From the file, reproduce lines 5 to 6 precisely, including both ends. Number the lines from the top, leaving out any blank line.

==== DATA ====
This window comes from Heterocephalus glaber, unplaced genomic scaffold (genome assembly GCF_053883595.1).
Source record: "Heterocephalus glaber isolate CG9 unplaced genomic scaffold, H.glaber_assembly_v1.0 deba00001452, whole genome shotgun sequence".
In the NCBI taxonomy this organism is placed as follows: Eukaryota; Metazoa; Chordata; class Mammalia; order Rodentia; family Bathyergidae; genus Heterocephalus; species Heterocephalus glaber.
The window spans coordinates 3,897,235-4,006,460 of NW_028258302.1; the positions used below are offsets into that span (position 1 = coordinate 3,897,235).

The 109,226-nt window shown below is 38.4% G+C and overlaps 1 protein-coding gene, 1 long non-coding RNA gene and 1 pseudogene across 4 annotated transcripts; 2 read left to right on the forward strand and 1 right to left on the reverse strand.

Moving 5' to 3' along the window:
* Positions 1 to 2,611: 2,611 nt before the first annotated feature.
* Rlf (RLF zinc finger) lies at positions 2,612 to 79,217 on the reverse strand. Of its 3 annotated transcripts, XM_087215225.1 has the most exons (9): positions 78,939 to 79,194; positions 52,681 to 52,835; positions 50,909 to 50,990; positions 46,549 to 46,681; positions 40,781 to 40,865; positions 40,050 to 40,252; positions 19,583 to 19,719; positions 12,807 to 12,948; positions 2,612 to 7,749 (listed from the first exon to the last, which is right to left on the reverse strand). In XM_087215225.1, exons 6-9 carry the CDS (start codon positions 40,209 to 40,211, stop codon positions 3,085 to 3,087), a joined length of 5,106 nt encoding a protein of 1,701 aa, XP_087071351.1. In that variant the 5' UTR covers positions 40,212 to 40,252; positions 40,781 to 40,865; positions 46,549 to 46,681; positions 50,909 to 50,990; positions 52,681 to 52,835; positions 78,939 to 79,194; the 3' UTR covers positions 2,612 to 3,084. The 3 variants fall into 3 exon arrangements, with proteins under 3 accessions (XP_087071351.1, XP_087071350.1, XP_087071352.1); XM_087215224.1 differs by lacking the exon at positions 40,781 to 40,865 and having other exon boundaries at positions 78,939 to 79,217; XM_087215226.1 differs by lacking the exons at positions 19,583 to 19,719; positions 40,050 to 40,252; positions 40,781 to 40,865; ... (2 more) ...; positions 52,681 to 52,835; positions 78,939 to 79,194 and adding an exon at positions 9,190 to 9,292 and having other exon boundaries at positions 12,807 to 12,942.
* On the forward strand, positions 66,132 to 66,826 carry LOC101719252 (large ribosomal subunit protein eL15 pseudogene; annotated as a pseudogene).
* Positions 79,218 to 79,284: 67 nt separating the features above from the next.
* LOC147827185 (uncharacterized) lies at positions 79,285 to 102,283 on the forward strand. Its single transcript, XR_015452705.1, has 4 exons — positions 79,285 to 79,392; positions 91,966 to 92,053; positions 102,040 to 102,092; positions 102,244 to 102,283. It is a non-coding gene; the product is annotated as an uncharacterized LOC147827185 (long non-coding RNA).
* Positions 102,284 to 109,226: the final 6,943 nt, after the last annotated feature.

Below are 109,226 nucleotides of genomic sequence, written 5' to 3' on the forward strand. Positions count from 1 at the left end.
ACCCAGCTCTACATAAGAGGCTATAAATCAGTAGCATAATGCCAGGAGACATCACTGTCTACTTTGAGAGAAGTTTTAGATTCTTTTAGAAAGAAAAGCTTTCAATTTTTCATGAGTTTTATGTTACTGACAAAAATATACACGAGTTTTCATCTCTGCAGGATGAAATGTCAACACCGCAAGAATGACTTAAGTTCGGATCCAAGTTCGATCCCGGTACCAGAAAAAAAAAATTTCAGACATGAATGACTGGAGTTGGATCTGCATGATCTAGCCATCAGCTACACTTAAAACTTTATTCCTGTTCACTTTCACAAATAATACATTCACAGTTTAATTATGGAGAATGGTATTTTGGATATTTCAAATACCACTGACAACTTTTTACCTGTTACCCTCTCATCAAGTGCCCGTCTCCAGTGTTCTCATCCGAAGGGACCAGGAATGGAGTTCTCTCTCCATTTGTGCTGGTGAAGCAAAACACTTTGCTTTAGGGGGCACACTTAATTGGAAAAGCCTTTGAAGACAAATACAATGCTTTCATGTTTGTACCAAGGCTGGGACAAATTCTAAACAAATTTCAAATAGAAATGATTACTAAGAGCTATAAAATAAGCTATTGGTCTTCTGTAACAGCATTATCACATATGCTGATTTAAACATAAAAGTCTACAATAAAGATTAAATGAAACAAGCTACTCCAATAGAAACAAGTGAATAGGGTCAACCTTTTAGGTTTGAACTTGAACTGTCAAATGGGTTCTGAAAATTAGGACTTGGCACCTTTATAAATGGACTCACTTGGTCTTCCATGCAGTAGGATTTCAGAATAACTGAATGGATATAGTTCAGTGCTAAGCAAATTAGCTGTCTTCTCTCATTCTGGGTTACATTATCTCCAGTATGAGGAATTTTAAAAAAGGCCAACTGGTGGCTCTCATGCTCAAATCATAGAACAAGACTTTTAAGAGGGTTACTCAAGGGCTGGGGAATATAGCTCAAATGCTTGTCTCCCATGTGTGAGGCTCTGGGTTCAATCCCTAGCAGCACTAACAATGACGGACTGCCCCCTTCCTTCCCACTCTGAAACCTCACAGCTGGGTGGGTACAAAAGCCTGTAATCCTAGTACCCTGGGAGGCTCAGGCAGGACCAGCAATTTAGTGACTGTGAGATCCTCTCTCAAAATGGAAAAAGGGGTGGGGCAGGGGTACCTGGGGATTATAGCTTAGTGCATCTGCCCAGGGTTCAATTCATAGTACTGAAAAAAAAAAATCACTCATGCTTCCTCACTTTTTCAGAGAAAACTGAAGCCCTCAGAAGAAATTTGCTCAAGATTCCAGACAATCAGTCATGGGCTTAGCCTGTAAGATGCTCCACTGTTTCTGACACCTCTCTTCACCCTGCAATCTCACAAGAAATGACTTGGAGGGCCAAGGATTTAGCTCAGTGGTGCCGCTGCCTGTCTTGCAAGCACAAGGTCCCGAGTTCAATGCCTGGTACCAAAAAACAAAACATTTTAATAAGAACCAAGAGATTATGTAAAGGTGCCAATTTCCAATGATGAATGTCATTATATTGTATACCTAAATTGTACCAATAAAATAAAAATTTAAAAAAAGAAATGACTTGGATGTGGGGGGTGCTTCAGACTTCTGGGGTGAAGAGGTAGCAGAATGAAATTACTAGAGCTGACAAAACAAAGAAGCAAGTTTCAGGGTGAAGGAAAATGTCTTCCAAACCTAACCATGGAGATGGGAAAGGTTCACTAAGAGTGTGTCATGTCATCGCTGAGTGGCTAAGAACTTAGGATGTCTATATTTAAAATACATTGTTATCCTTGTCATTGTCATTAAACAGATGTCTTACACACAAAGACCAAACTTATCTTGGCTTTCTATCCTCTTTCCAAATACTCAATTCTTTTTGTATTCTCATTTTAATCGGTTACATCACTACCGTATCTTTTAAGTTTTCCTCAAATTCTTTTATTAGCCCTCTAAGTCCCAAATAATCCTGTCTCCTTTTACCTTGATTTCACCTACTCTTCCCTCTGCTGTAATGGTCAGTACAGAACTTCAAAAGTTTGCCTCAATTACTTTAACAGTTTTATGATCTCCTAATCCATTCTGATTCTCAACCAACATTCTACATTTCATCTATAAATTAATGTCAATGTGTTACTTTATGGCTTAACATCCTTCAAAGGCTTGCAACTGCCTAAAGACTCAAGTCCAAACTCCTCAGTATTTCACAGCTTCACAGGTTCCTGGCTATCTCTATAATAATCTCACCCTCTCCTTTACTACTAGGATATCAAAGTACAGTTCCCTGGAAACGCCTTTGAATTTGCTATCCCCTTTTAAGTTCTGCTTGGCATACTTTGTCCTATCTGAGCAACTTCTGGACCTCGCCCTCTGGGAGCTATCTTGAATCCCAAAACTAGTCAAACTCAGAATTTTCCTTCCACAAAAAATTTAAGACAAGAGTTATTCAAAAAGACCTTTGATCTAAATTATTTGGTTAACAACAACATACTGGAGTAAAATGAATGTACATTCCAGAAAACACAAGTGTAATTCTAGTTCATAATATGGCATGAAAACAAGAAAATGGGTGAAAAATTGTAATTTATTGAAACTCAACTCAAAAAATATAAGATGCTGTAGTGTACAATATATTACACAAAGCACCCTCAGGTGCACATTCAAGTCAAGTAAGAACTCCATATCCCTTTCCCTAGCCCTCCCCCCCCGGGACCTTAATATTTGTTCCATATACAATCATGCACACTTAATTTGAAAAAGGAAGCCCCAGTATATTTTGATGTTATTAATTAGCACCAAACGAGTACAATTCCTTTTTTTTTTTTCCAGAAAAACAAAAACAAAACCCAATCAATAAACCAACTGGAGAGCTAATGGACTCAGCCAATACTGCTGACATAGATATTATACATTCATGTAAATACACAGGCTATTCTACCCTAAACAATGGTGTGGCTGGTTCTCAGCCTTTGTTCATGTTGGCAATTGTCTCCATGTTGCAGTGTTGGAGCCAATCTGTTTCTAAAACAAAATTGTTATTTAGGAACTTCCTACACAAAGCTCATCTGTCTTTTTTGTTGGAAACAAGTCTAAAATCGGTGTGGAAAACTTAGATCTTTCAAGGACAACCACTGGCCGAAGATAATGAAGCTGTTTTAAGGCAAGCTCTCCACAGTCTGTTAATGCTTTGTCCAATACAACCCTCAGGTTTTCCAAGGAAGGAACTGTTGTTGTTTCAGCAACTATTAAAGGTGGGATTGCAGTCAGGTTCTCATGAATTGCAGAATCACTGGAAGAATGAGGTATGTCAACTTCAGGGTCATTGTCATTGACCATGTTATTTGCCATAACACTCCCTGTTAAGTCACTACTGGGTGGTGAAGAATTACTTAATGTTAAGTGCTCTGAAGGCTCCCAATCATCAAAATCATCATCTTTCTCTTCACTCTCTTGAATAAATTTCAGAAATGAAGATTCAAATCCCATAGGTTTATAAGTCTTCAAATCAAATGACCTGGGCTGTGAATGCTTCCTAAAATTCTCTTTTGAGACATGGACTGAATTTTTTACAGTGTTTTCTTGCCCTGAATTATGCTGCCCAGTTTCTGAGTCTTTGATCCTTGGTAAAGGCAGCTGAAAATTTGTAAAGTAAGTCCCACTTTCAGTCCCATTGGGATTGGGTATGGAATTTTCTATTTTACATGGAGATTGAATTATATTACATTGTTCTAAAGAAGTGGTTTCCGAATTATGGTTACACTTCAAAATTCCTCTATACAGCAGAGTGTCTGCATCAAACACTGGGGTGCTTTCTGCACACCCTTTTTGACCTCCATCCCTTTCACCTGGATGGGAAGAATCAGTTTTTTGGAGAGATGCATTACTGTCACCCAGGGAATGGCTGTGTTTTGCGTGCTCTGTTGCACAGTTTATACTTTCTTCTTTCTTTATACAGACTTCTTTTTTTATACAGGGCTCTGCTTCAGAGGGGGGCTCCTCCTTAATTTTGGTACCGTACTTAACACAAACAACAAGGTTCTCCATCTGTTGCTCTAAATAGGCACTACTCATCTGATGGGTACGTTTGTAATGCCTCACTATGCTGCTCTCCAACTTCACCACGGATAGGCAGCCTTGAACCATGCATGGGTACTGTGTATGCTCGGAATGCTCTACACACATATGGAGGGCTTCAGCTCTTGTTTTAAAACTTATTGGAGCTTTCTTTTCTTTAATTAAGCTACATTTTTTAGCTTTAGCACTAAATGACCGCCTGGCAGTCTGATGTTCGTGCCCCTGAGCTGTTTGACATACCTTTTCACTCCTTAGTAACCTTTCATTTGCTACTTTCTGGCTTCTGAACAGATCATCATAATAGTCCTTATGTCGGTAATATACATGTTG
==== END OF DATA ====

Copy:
The 109,226-nt window shown below is 38.4% G+C and overlaps 1 protein-coding gene, 1 long non-coding RNA gene and 1 pseudogene across 4 annotated transcripts; 2 read left to right on the forward strand and 1 right to left on the reverse strand.

Moving 5' to 3' along the window: